Process of Consent Patients would be consented for participation in the study at their primary surgeon's office when shared decision making for proceeding with surgery is performed. Patients will receive no difference in care based on their participation in the study apart from the study protocol

Risks and Discomfort of the Project The study has been designed to minimize as much risk as possible, and participants will be subjected to no more than minimal or standard risk for undergoing the intervention. Breach of confidentiality is a small risk. Physical risk are rare and unanticipated but would be limited to transfusion reaction to the IV iron therapy. There are no psychological risks for patients who participate in this study. Participants can also benefit from their participation in this study due to their altruistic motivation for partaking in research study they have contributed to scientific advancement.

Analysis plan Approximately normally-distributed continuous measures will be summarized using means and standard deviations and will be compared using two-sample t-tests. Continuous measures that show departure from normality and ordinal measures will be summarized using medians and quartiles and will be compared using Wilcoxon rank sum tests. Categorical factors will be summarized using frequencies and percentages and will be compared using Pearson's chi-square tests or Fisher's Exact tests. All analyses will be done using SAS (version 9.4, The SAS Institute, Cary, NC) and a p < 0.05 will be considered statistically significant.

Timetable

The IRB will be submitted in April 2020. Upon approval of the IRB, it is estimated that data analysis can begin shortly after. It is estimated that it will take 6 months to enroll the 60 patients required. The study will be registered on clinicaltrials.gov after approval of the IRB and prior to enrollment.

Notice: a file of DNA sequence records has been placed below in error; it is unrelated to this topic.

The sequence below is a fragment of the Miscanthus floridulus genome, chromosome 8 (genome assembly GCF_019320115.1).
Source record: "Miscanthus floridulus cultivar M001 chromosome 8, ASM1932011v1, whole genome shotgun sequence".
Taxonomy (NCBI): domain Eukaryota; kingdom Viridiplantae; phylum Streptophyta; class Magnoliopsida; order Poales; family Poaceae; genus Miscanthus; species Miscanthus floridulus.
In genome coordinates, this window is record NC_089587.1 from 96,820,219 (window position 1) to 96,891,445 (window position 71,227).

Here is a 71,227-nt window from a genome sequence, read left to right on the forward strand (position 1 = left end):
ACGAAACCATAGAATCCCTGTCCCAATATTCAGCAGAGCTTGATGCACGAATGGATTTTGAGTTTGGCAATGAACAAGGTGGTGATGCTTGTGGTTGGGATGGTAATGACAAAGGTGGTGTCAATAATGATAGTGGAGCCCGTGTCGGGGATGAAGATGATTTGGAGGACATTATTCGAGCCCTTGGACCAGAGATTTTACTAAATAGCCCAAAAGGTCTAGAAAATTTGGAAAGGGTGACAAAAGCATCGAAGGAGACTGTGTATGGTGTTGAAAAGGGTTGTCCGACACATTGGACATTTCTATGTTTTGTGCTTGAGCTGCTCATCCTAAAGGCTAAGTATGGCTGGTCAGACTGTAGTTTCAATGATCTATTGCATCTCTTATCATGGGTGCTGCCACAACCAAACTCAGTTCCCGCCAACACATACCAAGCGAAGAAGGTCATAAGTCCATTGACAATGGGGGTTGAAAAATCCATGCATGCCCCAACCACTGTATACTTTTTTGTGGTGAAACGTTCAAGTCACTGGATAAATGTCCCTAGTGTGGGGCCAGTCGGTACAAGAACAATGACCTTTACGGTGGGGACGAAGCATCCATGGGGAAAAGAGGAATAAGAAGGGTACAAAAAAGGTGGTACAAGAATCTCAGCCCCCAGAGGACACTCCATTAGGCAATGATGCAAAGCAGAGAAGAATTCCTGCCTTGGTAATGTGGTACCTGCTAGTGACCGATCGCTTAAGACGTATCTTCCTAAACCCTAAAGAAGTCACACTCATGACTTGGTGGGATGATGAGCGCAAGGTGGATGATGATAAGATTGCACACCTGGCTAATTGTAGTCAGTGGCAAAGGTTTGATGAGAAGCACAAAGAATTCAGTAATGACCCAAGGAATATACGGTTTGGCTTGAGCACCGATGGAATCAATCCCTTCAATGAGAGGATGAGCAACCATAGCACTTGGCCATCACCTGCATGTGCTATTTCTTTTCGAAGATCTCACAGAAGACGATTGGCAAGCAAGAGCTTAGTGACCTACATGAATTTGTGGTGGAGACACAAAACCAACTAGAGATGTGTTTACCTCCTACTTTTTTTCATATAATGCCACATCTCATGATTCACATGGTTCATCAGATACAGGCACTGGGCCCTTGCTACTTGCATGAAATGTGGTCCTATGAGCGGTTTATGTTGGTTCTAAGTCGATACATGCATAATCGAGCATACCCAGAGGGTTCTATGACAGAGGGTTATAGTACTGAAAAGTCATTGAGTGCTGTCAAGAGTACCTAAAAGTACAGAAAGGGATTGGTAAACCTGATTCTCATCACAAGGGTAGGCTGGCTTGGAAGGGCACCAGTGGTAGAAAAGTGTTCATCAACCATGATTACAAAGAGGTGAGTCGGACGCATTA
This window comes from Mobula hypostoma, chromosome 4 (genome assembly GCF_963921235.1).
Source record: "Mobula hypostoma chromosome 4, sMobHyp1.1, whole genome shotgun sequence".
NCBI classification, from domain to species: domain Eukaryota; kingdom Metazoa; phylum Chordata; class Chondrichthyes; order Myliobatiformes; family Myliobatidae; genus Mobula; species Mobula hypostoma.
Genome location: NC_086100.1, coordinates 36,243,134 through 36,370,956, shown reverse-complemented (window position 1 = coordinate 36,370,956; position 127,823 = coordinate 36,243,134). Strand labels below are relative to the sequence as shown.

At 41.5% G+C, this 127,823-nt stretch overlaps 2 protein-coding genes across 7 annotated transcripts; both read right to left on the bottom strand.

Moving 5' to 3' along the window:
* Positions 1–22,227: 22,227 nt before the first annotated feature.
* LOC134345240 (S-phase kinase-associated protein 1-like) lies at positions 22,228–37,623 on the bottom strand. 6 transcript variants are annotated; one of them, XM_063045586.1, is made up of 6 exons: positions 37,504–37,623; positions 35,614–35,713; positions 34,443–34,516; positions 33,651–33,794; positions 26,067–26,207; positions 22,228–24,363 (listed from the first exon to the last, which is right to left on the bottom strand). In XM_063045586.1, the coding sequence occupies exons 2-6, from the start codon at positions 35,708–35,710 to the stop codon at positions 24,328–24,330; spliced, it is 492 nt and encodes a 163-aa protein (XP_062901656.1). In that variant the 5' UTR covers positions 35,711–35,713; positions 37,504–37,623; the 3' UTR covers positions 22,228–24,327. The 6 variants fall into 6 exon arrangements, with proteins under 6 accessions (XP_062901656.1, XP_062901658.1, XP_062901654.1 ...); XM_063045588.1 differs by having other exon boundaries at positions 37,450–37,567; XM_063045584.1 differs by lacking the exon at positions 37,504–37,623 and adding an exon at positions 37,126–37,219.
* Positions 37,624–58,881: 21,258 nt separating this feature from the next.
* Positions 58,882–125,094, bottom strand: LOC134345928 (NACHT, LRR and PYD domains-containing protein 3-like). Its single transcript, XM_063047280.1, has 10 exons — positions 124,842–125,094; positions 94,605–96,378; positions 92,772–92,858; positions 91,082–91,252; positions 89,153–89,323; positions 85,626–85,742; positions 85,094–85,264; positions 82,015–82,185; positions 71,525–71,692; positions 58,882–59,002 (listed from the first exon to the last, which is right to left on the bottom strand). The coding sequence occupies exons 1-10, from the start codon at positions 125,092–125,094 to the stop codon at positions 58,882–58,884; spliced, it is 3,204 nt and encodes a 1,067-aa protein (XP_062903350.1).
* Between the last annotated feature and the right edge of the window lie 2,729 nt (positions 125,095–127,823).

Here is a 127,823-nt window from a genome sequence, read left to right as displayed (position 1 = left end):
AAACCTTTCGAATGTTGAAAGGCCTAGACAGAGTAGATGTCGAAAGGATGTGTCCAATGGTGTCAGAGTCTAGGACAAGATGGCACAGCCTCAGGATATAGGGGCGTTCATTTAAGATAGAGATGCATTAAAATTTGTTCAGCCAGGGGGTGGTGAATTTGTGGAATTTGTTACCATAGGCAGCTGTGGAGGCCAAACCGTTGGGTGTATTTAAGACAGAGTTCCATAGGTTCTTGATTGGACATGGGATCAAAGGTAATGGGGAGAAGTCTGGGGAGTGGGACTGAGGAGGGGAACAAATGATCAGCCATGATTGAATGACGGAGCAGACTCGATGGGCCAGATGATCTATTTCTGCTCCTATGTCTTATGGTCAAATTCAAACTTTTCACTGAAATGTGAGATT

Details
Condition Abnormal Uterine Bleeding
Treatment Usual Care, Blood management
Clinical Study IdentifierNCT04475497
SponsorThe Cleveland Clinic
Last Modified on4 October 2022

Eligibility

Yes No Not Sure

Inclusion Criteria

Anemic patients (defined as Hgb < 11g/dL within 30 days of initial consult visit)
Greater than 18-years of age with abnormal uterine bleeding or fibroids
Scheduled for gynecologic surgery (myomectomy or hysterectomy by laparoscopic, robotic, vaginal or open routes)

Exclusion Criteria

Malignancy
Pregnancy
Sickle cell anemia or other blood dyscrasias
Women who received blood transfusions within 30 days prior to surgery
Women receiving EPO therapy
Women who have undergone gastric bypass surgery
Women on therapeutic/full anticoagulation
Patients undergoing hysteroscopic myomectomy alone without will not be included in the study